What You Should Do
The best way to prevent sleep debt is to not create it in the first place. Of course, it’s easier said than done these days. But try to get at least seven to eight hours of sleep every night so your body can rest properly. If you have trouble sleeping, try a few of these tips here.
Having Trouble Sleeping? We Can Help
If you find it difficult to get to sleep or stay asleep, we can help. Call Silent Night Therapy at 631-983-2463 for an appointment with one of our sleep specialists today.
Posted on Monday, November 1st, 2021 at 8:14 pm
Consistent quality sleep is rare for many people. Some people sleep in on the weekends after a busy week at work, while others find themselves exhausted all the time from jam-packed schedules. You might treat the summer months as an opportunity to enjoy the warm weather and spend the cold winter nights bundled up in bed trying to catch up on sleep.
Every person is different. Sleep schedules ebb and flow with the changing of the seasons. Although it might seem tempting to hibernate during the winter, you likely have various responsibilities keeping you busy. You’re planning family gatherings, preparing for the holidays, and working so you can support yourself and your family. There’s limited time to rest and recharge.
Unfortunately, a lack of sleep interferes with the body’s circadian rhythm. It can lead to an erratic sleep schedule, preventing you from getting the full night’s sleep you need to tackle your obligations the next day. Poor sleep quality can also affect mental health and cause various medical issues.
Below are tips you can follow to sleep better this winter.
Keep the Thermostat Low
If you live in a cold climate, you might want to turn up the thermostat to keep yourself warm. However, some experts suggest keeping the temperature between 60 and 67 degrees Fahrenheit at bedtime. This is the optimal temperature range for restful sleep.
It might seem too cold for you, but you can use an extra blanket if necessary. Keeping the temperature lower at night prevents your body from getting too hot. If you feel hot, it can disrupt your sleep cycle, causing you to awaken in the middle of the night. Additionally, setting the thermostat at a higher temperature can create dry conditions in your bedroom and lead to respiratory issues.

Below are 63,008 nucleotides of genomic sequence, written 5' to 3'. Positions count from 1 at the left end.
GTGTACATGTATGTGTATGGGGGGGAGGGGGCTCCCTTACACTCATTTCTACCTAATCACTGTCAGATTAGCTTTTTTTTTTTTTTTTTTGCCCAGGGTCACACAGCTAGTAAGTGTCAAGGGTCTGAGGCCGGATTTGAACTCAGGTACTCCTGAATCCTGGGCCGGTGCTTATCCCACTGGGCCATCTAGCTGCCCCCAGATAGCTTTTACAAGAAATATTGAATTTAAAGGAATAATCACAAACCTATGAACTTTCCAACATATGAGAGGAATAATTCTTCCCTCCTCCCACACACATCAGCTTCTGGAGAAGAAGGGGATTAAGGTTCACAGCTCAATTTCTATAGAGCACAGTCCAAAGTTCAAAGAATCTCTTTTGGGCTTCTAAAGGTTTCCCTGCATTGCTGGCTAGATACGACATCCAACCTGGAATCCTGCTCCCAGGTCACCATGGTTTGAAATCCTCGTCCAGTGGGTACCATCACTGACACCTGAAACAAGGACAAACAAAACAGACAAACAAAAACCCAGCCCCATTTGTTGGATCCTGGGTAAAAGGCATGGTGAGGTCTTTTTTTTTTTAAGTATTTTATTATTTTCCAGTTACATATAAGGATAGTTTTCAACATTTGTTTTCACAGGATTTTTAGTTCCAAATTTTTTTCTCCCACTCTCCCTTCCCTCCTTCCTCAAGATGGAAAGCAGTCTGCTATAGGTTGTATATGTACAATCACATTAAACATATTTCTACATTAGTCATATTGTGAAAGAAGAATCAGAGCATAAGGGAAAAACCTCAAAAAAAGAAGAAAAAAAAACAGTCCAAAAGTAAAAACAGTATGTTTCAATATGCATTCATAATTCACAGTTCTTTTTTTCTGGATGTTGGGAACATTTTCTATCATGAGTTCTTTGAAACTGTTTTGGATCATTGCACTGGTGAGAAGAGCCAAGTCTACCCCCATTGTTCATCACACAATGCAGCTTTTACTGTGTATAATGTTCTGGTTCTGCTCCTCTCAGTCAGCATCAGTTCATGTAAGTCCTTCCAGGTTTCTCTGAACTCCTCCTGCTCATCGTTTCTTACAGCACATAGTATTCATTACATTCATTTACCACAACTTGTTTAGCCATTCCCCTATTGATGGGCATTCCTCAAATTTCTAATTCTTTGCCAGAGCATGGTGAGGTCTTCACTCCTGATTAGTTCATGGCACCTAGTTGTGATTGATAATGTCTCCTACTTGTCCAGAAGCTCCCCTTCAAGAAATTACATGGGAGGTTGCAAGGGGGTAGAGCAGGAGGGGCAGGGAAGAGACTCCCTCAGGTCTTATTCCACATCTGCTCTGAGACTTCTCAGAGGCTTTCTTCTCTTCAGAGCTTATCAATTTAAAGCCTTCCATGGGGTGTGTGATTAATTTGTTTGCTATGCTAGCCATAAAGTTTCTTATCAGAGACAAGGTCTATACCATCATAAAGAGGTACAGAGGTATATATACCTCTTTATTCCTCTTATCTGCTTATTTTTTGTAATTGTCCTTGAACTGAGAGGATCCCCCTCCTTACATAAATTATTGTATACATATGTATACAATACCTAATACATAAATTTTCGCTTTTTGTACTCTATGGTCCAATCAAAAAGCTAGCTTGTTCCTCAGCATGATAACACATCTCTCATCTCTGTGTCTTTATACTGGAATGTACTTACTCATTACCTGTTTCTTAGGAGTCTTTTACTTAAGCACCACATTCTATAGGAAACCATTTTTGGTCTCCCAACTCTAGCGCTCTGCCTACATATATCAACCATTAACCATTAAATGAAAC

Schedule a Time to Worry About Responsibilities
Winter schedules can be demanding. Many people feel anxious this time of year and can’t stop thinking about everything they need to get done each day. If you have a long to-do list to tend to, you should set aside time every day to worry about your responsibilities.
Thinking about the tasks you need to complete at the same time every day can program your brain to worry at specific times. Instead of experiencing anxiety all day, you can train your brain to focus on future tasks at scheduled times.
Set aside fifteen minutes a day to feel stress but make sure it’s more than one hour before bedtime. That way, when it’s time to go to sleep, your brain can shut down so you can fall asleep easier.
Wake Up at the Same Time Every Day
Set your alarm clock for the same time every morning. If you wake up at different times of the day, it can throw off your circadian rhythm and prevent a night of restful sleep.
You might have trouble going to bed and waking up at the same time each day with holiday celebrations and other events to attend, but you should try to maintain a steady bedtime. It can improve your quality of sleep, boost your mood, and promote better overall health.
Go Outside in the Morning
Expose yourself to light in the morning. Light exposure supports a better circadian rhythm, whether you look out the window or go for a quick walk outside.
You should also avoid light when it gets dark at night. Dim the light on the screen of your computer or phone while using it. Put your electronic devices away and read a book instead as it gets closer to bedtime. Keeping your environment dark or dim can help your body prepare for sleep.
Boost Your Mood
You can improve your quality of sleep with a good mood. Practicing gratitude before hitting the pillow can reduce stress and promote better sleeping habits. Think about several things you’re grateful for at the end of the day to ensure you’re in the right state of mind. It’s easier to fall asleep and stay asleep when you feel content, and your mind isn’t racing with your daily responsibilities and the stressors in your life.
Silent Night Therapy understands the consequences of poor sleep. It’s harder to focus and can negatively affect your health. If you notice excessive tiredness during the day, it could indicate an underlying medical condition.
Sleep apnea is a common problem affecting millions of adults in the United States. It causes a range of symptoms that prevent quality sleep and can diminish the quality of your life. Our team of professionals has the experience and resources necessary to diagnose your medical condition and advise you about a treatment plan that could help you sleep more soundly.
Call Silent Night Therapy today at 631-983-2463 for a complimentary consultation.